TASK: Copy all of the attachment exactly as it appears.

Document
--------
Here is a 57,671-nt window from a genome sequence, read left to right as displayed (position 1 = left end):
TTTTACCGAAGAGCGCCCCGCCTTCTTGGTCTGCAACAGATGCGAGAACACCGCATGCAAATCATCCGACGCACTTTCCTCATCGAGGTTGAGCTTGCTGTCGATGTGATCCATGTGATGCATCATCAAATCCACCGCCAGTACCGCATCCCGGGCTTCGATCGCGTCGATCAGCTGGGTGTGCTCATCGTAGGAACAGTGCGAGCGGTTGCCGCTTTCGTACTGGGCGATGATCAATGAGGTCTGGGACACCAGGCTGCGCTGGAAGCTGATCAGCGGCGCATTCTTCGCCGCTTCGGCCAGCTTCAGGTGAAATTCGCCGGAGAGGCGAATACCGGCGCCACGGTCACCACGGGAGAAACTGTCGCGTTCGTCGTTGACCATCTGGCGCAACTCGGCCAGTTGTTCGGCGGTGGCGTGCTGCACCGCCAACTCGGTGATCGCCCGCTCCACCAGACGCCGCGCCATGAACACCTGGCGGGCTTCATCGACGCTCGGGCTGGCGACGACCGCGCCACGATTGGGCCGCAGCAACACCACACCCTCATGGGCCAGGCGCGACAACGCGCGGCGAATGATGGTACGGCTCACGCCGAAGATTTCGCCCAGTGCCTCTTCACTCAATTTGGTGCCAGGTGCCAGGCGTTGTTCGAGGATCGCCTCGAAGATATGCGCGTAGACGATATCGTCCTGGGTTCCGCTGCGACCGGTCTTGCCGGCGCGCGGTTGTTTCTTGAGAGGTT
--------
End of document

Here is a 57,671-nt window from a genome sequence, read left to right as displayed (position 1 = left end):
TTTTACCGAAGAGCGCCCCGCCTTCTTGGTCTGCAACAGATGCGAGAACACCGCATGCAAATCATCCGACGCACTTTCCTCATCGAGGTTGAGCTTGCTGTCGATGTGATCCATGTGATGCATCATCAAATCCACCGCCAGTACCGCATCCCGGGCTTCGATCGCGTCGATCAGCTGGGTGTGCTCATCGTAGGAACAGTGCGAGCGGTTGCCGCTTTCGTACTGGGCGATGATCAATGAGGTCTGGGACACCAGGCTGCGCTGGAAGCTGATCAGCGGCGCATTCTTCGCCGCTTCGGCCAGCTTCAGGTGAAATTCGCCGGAGAGGCGAATACCGGCGCCACGGTCACCACGGGAGAAACTGTCGCGTTCGTCGTTGACCATCTGGCGCAACTCGGCCAGTTGTTCGGCGGTGGCGTGCTGCACCGCCAACTCGGTGATCGCCCGCTCCACCAGACGCCGCGCCATGAACACCTGGCGGGCTTCATCGACGCTCGGGCTGGCGACGACCGCGCCACGATTGGGCCGCAGCAACACCACACCCTCATGGGCCAGGCGCGACAACGCGCGGCGAATGATGGTACGGCTCACGCCGAAGATTTCGCCCAGTGCCTCTTCACTCAATTTGGTGCCAGGTGCCAGGCGTTGTTCGAGGATCGCCTCGAAGATATGCGCGTAGACGATATCGTCCTGGGTTCCGCTGCGACCGGTCTTGCCGGCGCGCGGTTGTTTCTTGAGAGGTT